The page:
Rebecca Romijn is the latest star to be pregnant with twins. Is there something in the water in Hollywood?
—Molly, Dayton, Ohio
The compounded pregnantitis, it be spreading. Brangelina, Julia Roberts and now Rebecca Romijn. Or perhaps you speak perhaps of Marcia Cross, who had her twins at age 44. No mystery on that last one. She has said she had in vitro fertilization before conceiving her girls. And some other celebumoms may have had help as well.
"There's a reasonably good chance that some of these women had twins because of in vitro fertilization," says physician Judy Albert of Reproductive Health Specialists in Pittsburgh.
Why that conclusion? Find out after the jump.
About 17 percent of young women suffer from infertility. But for ladies ages 35 to 39, cases of infertility rise to 23 percent, Albert says. And what have we here? J.Lo had her twins at age 38. Roberts was 37 when she had her first two kids. Nancy Grace had hers at 48. Romijn is 35. Only Angelina Jolie, a relative spring chicken, had hers under the age of 35. She may have a pair of arms ropier than beef jerky, but she says she's 33.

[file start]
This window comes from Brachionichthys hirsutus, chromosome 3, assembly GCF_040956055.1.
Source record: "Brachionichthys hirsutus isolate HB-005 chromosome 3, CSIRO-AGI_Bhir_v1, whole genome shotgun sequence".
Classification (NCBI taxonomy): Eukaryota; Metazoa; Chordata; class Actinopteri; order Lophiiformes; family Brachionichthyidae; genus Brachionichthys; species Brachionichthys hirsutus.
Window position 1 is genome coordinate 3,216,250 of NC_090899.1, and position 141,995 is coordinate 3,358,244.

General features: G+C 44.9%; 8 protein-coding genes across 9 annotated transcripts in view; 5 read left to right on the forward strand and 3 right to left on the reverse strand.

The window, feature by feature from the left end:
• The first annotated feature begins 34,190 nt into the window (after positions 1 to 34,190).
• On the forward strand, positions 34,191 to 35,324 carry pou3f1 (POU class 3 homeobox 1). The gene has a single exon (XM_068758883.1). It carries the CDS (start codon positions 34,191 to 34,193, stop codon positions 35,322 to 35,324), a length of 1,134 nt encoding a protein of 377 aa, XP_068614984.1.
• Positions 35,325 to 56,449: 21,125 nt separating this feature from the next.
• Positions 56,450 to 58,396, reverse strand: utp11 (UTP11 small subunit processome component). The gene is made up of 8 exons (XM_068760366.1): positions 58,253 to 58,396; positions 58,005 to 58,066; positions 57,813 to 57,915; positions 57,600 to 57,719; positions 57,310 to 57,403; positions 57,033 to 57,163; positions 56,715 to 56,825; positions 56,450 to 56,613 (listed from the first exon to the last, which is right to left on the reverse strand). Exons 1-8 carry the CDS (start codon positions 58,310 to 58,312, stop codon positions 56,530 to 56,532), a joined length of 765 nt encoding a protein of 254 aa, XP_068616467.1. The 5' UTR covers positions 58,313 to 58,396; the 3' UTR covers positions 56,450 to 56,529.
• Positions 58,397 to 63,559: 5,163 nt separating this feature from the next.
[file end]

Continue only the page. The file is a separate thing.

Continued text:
For the record:
Lopez has denied in vitro procedures in conceiving Max and Emme.
British tabs have insisted Roberts underwent fertility treatments, though she has said through a flack that twins run in her family.
Per US Weekly, Jolie's twins did come via IVF.
And a "source" close to Romijn has said her twins were conceived without medical intervention
Grace has declined to say anything specific about how she got knocked up with her husband's twins at age 47.
One other thing you should know: Chances of naturally conceived twinnage do rise in women in their 30s. But only by about 2 or 3 percent, Albert says.
So, take in those stats and draw your own conclusions. I'd love to hear your thoughts in our comments.
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